All of these speak very eloquently of ME, of my rights, my needs, my wants, which are far more important, frankly, than you. The whole thing is made worse by an ever-increasing breakdown in communication between the couple so that, before you know it, you have two very separate, discreet individuals who happen to live under the same roof, both trying to find lives for themselves beyond home. Separation and divorce frequently follow. And if there are children involved, they suffer. Inevitably. They often don’t have a clue what’s going on, but they don’t like it. They know that much. And the whole thing is the effect of Original Sin.
It started with Adam and Eve. That original, beautiful communion between man and woman was ruptured very early on. First of all, there were early recriminations (“it wisnae me, it was her”); then the natural attraction they felt for each other, of mind, soul and body, changed quickly into a relationship of domination and lust; and their glorious vocation to be fruitful and multiply, and subdue the earth, was marred by the pain of childbirth and the toil of work.
The first sin was a historical event. We don’t know exactly when, but it must have happened very early on in our history because we have all been affected. That’s why it’s called Original Sin – it was the first sin; and it is the origin and source of all sin.
It Has Been Passed on
People often object to the idea that a sweet, innocent, newborn baby should need Baptism to remove the stain of Original Sin. ‘What has she done?’ they say. The answer is, she hasn’t done anything. She hasn’t committed any personal sin (she doesn’t know the difference between right and wrong!) but she has inherited a fallen human nature. Adam’s was a personal sin and, because he was the moral and physical head of our race, it was he who introduced disharmony into our human nature. It’s deeper than simply picking up sinfulness along the way, learning it through social observation. It is true that we learn to sin through others (we learn virtue from others too) but this is a sinful state that has become part and parcel of our human condition. Since Man is spiritual and material, so the damage is found in the spiritual and material. We receive a flawed material nature from our parents and a good soul from God. These unite to form a human identity. But what happens? A soul united to fallen flesh, we inevitably have a damaged orientation towards God. That’s why we need Baptism! But, as I said earlier, just because we’re born in a sinful state, doesn’t mean sin is part of what it is to be human. Sin is not inherent to us, it’s not originally natural to us. When someone does something terrible, we say “well, they’re only human”. I understand why they say that but it’s not very accurate. To be human is a really great thing – sin is an aberration that lessens our humanity. If you want to know what a true human being looks like, turn to Jesus and Our Lady. They were without sin.
Personal Sin and Concupiscence
Original Sin, then, is a tragedy but we are not without hope. We are flawed in our nature, without a doubt, but sin has not completely destroyed us and, thanks to Jesus Christ and all He has done for us, the grace we have lost can be restored again through faith in Him and through Baptism. We are wounded but our nature is still fundamentally good and we’re still capable of real goodness when we cooperate with God.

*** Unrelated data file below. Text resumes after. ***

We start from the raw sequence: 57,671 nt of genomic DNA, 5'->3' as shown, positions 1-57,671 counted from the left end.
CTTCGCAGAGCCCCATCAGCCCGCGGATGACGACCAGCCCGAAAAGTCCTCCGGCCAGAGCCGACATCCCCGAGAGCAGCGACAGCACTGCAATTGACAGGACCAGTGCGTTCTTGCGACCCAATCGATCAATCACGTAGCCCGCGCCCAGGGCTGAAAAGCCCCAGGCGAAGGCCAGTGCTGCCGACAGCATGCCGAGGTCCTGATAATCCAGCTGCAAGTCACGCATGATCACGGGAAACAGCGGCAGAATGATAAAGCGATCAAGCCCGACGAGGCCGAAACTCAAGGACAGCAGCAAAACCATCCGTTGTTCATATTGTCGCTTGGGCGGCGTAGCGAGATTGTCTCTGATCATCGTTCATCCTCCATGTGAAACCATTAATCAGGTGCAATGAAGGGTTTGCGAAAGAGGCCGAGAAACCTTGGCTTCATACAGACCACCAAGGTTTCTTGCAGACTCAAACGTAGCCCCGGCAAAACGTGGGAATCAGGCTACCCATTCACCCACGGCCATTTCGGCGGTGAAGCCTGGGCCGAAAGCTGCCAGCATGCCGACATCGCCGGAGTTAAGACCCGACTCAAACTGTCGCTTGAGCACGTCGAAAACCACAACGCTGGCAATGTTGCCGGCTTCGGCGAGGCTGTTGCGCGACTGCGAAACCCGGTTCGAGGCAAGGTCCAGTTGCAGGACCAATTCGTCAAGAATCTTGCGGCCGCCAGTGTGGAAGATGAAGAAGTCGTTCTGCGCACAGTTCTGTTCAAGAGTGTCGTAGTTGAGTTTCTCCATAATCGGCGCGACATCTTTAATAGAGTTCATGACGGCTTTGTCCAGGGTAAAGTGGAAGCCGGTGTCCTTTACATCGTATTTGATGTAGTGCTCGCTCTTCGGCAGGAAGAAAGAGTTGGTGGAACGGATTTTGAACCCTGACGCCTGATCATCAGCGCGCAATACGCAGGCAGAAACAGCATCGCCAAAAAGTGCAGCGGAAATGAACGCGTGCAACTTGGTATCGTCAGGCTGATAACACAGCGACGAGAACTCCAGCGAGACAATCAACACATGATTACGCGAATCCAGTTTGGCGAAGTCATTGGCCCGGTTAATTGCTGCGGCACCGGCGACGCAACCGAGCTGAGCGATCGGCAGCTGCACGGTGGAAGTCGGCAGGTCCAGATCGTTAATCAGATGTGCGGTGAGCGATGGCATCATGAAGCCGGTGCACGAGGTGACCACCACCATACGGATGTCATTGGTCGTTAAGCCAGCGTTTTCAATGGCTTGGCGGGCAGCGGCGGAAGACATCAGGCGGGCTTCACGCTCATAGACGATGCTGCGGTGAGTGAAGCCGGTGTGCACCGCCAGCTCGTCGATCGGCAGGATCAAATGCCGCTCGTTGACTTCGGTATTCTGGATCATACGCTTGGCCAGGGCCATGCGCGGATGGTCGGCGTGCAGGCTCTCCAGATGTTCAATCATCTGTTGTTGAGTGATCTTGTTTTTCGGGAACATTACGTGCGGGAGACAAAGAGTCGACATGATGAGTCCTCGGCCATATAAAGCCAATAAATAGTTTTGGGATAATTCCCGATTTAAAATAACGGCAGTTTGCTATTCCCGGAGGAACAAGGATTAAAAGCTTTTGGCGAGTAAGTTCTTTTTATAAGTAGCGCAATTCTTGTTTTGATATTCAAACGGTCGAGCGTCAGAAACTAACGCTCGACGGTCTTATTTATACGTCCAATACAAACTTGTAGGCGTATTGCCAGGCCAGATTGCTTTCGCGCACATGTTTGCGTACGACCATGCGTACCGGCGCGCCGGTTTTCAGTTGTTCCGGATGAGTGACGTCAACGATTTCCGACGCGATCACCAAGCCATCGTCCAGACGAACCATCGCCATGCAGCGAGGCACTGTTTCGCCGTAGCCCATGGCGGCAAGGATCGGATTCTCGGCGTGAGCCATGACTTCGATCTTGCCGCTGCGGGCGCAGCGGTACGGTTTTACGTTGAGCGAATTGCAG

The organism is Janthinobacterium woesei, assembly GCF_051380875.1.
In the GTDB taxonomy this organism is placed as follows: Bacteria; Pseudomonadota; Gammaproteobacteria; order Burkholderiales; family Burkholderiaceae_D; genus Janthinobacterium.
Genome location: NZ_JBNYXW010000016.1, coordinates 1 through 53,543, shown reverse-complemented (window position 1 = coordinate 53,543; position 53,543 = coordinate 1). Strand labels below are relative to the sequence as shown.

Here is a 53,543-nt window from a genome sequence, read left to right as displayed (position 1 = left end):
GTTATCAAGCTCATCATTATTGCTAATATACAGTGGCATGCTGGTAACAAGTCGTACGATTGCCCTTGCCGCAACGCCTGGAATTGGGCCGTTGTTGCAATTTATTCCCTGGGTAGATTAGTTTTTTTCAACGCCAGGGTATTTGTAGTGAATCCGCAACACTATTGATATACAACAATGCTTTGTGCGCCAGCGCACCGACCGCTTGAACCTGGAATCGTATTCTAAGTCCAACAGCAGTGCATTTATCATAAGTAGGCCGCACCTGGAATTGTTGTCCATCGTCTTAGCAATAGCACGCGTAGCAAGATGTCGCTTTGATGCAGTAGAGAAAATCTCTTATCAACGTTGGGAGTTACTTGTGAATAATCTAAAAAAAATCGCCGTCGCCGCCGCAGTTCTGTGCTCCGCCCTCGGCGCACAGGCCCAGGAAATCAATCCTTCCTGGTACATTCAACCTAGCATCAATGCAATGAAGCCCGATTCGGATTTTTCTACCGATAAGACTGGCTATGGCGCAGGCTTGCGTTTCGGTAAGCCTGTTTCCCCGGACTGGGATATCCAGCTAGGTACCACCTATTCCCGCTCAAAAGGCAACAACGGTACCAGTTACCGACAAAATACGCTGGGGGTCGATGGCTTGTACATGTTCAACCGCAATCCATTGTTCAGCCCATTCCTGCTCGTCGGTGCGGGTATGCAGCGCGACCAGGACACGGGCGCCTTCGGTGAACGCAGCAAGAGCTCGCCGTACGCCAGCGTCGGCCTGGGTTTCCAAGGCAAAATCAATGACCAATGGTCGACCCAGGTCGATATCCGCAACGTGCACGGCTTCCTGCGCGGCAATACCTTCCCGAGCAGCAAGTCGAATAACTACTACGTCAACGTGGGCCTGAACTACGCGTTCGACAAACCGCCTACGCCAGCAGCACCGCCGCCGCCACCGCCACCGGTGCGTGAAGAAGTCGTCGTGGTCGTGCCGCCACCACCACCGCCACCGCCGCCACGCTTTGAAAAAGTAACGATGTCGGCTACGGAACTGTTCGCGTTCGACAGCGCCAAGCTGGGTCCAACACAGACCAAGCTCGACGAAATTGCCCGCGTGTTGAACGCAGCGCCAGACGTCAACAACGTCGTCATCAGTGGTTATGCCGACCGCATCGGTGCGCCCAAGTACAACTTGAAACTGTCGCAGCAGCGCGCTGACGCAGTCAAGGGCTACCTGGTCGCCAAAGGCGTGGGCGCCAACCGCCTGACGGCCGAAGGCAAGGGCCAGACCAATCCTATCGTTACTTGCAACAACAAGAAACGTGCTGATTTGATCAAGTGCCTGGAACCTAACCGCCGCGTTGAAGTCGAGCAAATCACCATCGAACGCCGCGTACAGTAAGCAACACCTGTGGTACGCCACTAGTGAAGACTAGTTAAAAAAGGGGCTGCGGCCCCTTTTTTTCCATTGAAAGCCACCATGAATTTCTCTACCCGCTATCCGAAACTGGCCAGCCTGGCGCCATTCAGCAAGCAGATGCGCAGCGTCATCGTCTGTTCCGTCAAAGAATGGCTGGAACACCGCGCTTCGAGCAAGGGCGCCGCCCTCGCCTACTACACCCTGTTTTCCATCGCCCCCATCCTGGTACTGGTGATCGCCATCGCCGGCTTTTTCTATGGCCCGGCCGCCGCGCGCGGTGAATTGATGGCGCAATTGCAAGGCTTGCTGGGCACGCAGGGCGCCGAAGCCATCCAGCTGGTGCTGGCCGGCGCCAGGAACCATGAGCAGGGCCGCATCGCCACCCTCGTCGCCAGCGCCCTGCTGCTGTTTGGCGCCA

“We needed a new head for the human race, one who would do things right. But of ourselves we are too weak. The One who saved us would have to be both God and Man.”
The wound in us, however, means that we have to turn to Jesus every day. The stain of Original Sin is removed in Baptism, and our personal sins are washed away in repentance, through going to Confession, for instance, but we still have an inclination to sin, and that’s what we call concupiscence. Imagine a boy is told by his parents that he’s not allowed to drive the car while they’re on holiday. The boy decides to do it anyway. He drives too fast, he’s in a car crash and he nearly dies. The sin there is the boy’s disobedience. His parents are angry and upset – but he’s sorry and it’s not long before they forgive him. The sin is finished with, but the effects of that sin are not, because he’s left for the rest of his life with damage to his back. Concupiscence is like that: sin is forgiven but we’re left with the consequences of it. And that is why we find being good so difficult. It’s why sin is so easy! We know our true happiness lies in God, but we look for it almost anywhere else – in money, power, sex, reputation. Our relationships should be characterised by truth and love, but instead they’re riddled with jealousy and the desire to possess.
In our state of sinfulness, the gulf between us and God was simply too great. How could we ever make amends? We got ourselves into this mess; it had to be one of us who got us out of it. We needed a new head for the human race, one who would do things right. But of ourselves we are too weak. The One who saved us would have to be both God and Man. Archbishop Fulton Sheen, whose cause for canonisation is currently underway, gave us a brilliant analogy to describe what Jesus has done. He said the whole thing can be compared to a musician in an orchestra striking a bum note. He played the wrong note of his own free will – he was perfectly competent, the orchestra was competent, but he just decided to do it. The conductor can then do one of two things: he can start the whole movement of the symphony all over again or he can ignore it completely. Either way, the note’s out there. The deed is done: that point of disharmony stands for ever in the midst of an otherwise harmonious whole. There’s only one way to restore harmony – by making that discordant note the first note in a brand new melody, maybe now in a minor key rather than a major, but beautiful nevertheless. God could have ignored Adam’s sin, but that would have been untrue to His justice. So He asked a woman, a woman representing humanity in its original, beautiful state, free from the stain of original sin, to cooperate with Him in giving Him a human nature – and, with that, He would start a new humanity. Jesus is often referred to as the New Adam.